Posting stories online before publication

I'm pretty sure most of y'all regular readers know this, but I figure it can't hurt to say it again every now and then, just in case new people wander through.

Every now and then, for various reasons, I Google for an author's name and the title of the story they've just submitted to us.

And a remarkable percentage of the time when I do that, I discover that the author has previously posted the story, in full, on some website. Occasionally it's an online magazine of some sort, whether non-paying or semipro (and in those cases the author really ought to have known better than to send us a reprint without telling us it's a reprint), but more often it's just on the author's LiveJournal, or on any of various sites dedicated to allowing people to freely post their own work publicly.

And unfortunately, we can't consider unsolicited work that's been previously published elsewhere--and, like most sf prozine editors these days, we consider any appearance on a publicly accessible web page to count as publication.

So unfortunately, if you post your latest story in a non-friendslocked blog or LJ entry, you may be making it difficult or impossible to get an sf editor to pay you to publish that story later. No matter how few people read your LJ. (Editors in other fields may feel differently about this; the only editors I've heard weigh in on this question are sf editors.)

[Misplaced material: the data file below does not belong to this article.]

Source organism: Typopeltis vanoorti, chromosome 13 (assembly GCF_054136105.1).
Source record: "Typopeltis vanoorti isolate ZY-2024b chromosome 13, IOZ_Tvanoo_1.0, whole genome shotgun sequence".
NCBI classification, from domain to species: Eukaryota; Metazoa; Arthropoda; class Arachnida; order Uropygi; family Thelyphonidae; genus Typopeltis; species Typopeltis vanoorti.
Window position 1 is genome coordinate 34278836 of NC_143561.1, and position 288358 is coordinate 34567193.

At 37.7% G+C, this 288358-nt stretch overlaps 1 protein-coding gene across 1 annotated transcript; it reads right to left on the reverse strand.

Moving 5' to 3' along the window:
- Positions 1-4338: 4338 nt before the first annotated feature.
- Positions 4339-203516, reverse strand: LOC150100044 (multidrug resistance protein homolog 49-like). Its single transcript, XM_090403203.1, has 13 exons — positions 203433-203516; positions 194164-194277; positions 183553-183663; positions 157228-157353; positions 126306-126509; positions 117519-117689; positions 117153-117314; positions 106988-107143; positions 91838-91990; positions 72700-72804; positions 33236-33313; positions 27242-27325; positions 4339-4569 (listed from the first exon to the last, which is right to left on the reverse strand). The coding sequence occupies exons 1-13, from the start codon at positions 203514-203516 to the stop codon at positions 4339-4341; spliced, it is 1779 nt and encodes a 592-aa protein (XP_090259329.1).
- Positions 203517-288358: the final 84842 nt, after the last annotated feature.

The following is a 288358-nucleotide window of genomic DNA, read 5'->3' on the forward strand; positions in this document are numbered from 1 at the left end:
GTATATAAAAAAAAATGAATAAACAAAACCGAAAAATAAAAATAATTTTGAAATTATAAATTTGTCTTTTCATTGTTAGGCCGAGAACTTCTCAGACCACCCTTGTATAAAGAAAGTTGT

So if you're interested in selling your work to a professional sf venue, I strongly recommend that you not post it in a publicly accessible place online.

(Note that posting it for a while and then taking it down when you're ready to submit it is also a bad idea. If it's ever appeared publicly online, we consider it to have been published, whether or not it's currently available online.)

There are all sorts of tricky corner cases to this issue. We at SH are currently taking the position that if a story is password-protected (not accessible to the general public without some kind of logging-in process), then that doesn't count as publication (except in cases where it's clearly intended as publication, like if you sell the story to an online venue that password-protects its content, as some do). Other editors may draw the line in other places.

But at the very least, if you feel you must post your story in your LJ, you should friendslock the post.

12 Responses to “Posting stories online before publication”

  1. Joanne Merriam

    Editors in other fields may feel differently about this; the only editors I’ve heard weigh in on this question are sf editors.